$301 Million Budget Cut Could Devastate the National Pediatric Workforce
ALEXANDRIA, Va., Feb. 1 /PRNewswire-USNewswire/ -- President Bush's FY2009 budget request, to be officially released Monday, eliminates all funding for a children's hospitals program that trains 4,700 pediatricians and pediatric subspecialists each year at 60 independent children's teaching hospitals. Congress has made the Children's Hospitals GME program a priority since its inception eight years ago. By virtually unanimous votes, Congress reauthorized the program at $330 million annually in 2006 and appropriated $301 million last year.
"The request to eliminate funding to train the doctors that care for kids comes on the heels of the president's veto of the State Children's Health Insurance Program," said Lawrence McAndrews, president and CEO of the National Association of Children's Hospitals (N.A.C.H.). "I don't think the president could be any clearer about his intentions towards children's health care. 'Wrong' doesn't begin to describe his actions."
"Children's National Medical Center in D.C. is a children's teaching hospital that has used CHGME funding to place residents in community-based health programs that children from all over this region desperately need," said Edwin Zechman, CEO of Children's National Medical Center and Chairman of the N.A.C.H Board of Trustees. "In addition there are shortages in a handful of pediatric subspecialties that a cut to CHGME would only worsen."
The nation's 60 independent children's teaching hospitals train 35 percent of all pediatricians and half of all pediatric specialists. The breadth and severity of illness of children cared for in children's teaching hospitals helps prepare future pediatric physicians -- both generalists and specialists -- to care for children with a variety of illnesses that they are likely to encounter throughout their careers.
CHGME has enabled the children's hospitals:
-- to sustain and expand their residency programs, turning around a national decline in pediatric residencies before CHGME that would have continued without growth in teaching programs;
-- to improve and enrich their residency programs, integrating residents into quality and health information technology efforts and focusing on training experiences that address the service needs of the children across their communities and states; and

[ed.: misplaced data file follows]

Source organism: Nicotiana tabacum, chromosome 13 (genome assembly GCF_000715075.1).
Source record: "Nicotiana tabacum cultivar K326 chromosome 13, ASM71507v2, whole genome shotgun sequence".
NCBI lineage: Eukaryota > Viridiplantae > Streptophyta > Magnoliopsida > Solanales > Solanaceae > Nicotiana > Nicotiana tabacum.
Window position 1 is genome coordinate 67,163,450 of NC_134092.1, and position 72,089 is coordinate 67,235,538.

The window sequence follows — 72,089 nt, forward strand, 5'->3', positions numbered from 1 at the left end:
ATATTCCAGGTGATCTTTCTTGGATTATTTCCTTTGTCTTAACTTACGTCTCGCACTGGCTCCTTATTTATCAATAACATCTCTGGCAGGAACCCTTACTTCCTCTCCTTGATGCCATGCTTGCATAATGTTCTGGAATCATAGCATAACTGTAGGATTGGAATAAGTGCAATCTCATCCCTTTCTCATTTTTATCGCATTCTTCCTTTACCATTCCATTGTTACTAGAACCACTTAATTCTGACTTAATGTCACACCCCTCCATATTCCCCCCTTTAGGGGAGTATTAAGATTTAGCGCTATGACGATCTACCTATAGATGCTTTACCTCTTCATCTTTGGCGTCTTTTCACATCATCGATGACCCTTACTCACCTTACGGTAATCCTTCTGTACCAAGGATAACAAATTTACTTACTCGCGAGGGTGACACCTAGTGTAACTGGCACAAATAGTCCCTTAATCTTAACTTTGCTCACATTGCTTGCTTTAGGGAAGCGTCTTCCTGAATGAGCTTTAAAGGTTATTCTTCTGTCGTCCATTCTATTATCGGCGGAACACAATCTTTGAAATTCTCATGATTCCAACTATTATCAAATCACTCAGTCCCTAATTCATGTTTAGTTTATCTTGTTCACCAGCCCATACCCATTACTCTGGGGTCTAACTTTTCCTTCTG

-- to sustain and improve services, including services to low-income children in their communities and highly specialized services.
CHGME follows the same principles and rules of Medicare GME support in order to enable children's hospitals to receive the same level of federal GME support that adult teaching hospitals receive through Medicare. An appropriation of $330 million would close the gap in federal GME funding between children's hospitals and adult hospitals
"Working with The American Academy of Pediatrics and the Association of Medical School Pediatric Department Chairs, we're eager to rally our children's hospital supporters in Congress to fully fund CHGME in FY2009," said McAndrews. "By doing so, Congress can make health care right for children and set a course to provide all children with appropriate and timely pediatric care that meets their needs."
The National Association of Children's Hospitals (N.A.C.H.) is the public policy affiliate of the National Association of Children's Hospitals and Related Institutions. Representing more than 135 freestanding acute care children's hospitals, freestanding children's rehabilitation and specialty hospitals, and children's hospitals organized within larger medical centers, it addresses public policy issues affecting children's hospitals' missions of service to the children of their communities, including clinical care, education, research and advocacy.
|SOURCE National Association of Children's Hospitals|
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